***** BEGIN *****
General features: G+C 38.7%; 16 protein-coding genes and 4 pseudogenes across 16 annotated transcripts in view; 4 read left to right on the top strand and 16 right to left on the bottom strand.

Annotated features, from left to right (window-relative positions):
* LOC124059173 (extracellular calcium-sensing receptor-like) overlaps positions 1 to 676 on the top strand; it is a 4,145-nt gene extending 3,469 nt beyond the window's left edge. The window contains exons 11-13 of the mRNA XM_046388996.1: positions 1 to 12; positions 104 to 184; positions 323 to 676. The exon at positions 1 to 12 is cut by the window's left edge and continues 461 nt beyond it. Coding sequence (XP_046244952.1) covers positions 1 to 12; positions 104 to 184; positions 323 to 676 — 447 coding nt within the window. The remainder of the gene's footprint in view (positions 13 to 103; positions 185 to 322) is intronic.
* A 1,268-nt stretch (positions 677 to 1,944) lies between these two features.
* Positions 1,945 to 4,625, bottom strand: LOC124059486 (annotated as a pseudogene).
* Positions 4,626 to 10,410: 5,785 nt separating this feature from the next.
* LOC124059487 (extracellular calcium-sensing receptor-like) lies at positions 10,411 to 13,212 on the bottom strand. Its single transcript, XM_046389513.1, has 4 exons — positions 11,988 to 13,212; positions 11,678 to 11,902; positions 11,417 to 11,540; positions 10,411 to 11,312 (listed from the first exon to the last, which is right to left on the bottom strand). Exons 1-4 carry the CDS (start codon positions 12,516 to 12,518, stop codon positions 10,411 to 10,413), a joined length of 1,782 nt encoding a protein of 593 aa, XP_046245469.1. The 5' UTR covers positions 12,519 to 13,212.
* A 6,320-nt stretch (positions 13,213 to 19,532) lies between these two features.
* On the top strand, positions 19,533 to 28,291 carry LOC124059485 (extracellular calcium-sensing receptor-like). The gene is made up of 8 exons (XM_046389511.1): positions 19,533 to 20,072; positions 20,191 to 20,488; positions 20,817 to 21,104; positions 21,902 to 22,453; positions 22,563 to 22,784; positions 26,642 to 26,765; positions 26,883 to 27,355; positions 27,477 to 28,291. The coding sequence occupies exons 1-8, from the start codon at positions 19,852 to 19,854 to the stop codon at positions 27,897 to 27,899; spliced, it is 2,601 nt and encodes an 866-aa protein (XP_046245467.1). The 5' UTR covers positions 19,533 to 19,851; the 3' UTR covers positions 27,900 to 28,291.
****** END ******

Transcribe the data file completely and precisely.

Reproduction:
General features: G+C 38.7%; 16 protein-coding genes and 4 pseudogenes across 16 annotated transcripts in view; 4 read left to right on the top strand and 16 right to left on the bottom strand.

Annotated features, from left to right (window-relative positions):
* LOC124059173 (extracellular calcium-sensing receptor-like) overlaps positions 1 to 676 on the top strand; it is a 4,145-nt gene extending 3,469 nt beyond the window's left edge. The window contains exons 11-13 of the mRNA XM_046388996.1: positions 1 to 12; positions 104 to 184; positions 323 to 676. The exon at positions 1 to 12 is cut by the window's left edge and continues 461 nt beyond it. Coding sequence (XP_046244952.1) covers positions 1 to 12; positions 104 to 184; positions 323 to 676 — 447 coding nt within the window. The remainder of the gene's footprint in view (positions 13 to 103; positions 185 to 322) is intronic.
* A 1,268-nt stretch (positions 677 to 1,944) lies between these two features.
* Positions 1,945 to 4,625, bottom strand: LOC124059486 (annotated as a pseudogene).
* Positions 4,626 to 10,410: 5,785 nt separating this feature from the next.
* LOC124059487 (extracellular calcium-sensing receptor-like) lies at positions 10,411 to 13,212 on the bottom strand. Its single transcript, XM_046389513.1, has 4 exons — positions 11,988 to 13,212; positions 11,678 to 11,902; positions 11,417 to 11,540; positions 10,411 to 11,312 (listed from the first exon to the last, which is right to left on the bottom strand). Exons 1-4 carry the CDS (start codon positions 12,516 to 12,518, stop codon positions 10,411 to 10,413), a joined length of 1,782 nt encoding a protein of 593 aa, XP_046245469.1. The 5' UTR covers positions 12,519 to 13,212.
* A 6,320-nt stretch (positions 13,213 to 19,532) lies between these two features.
* On the top strand, positions 19,533 to 28,291 carry LOC124059485 (extracellular calcium-sensing receptor-like). The gene is made up of 8 exons (XM_046389511.1): positions 19,533 to 20,072; positions 20,191 to 20,488; positions 20,817 to 21,104; positions 21,902 to 22,453; positions 22,563 to 22,784; positions 26,642 to 26,765; positions 26,883 to 27,355; positions 27,477 to 28,291. The coding sequence occupies exons 1-8, from the start codon at positions 19,852 to 19,854 to the stop codon at positions 27,897 to 27,899; spliced, it is 2,601 nt and encodes an 866-aa protein (XP_046245467.1). The 5' UTR covers positions 19,533 to 19,851; the 3' UTR covers positions 27,900 to 28,291.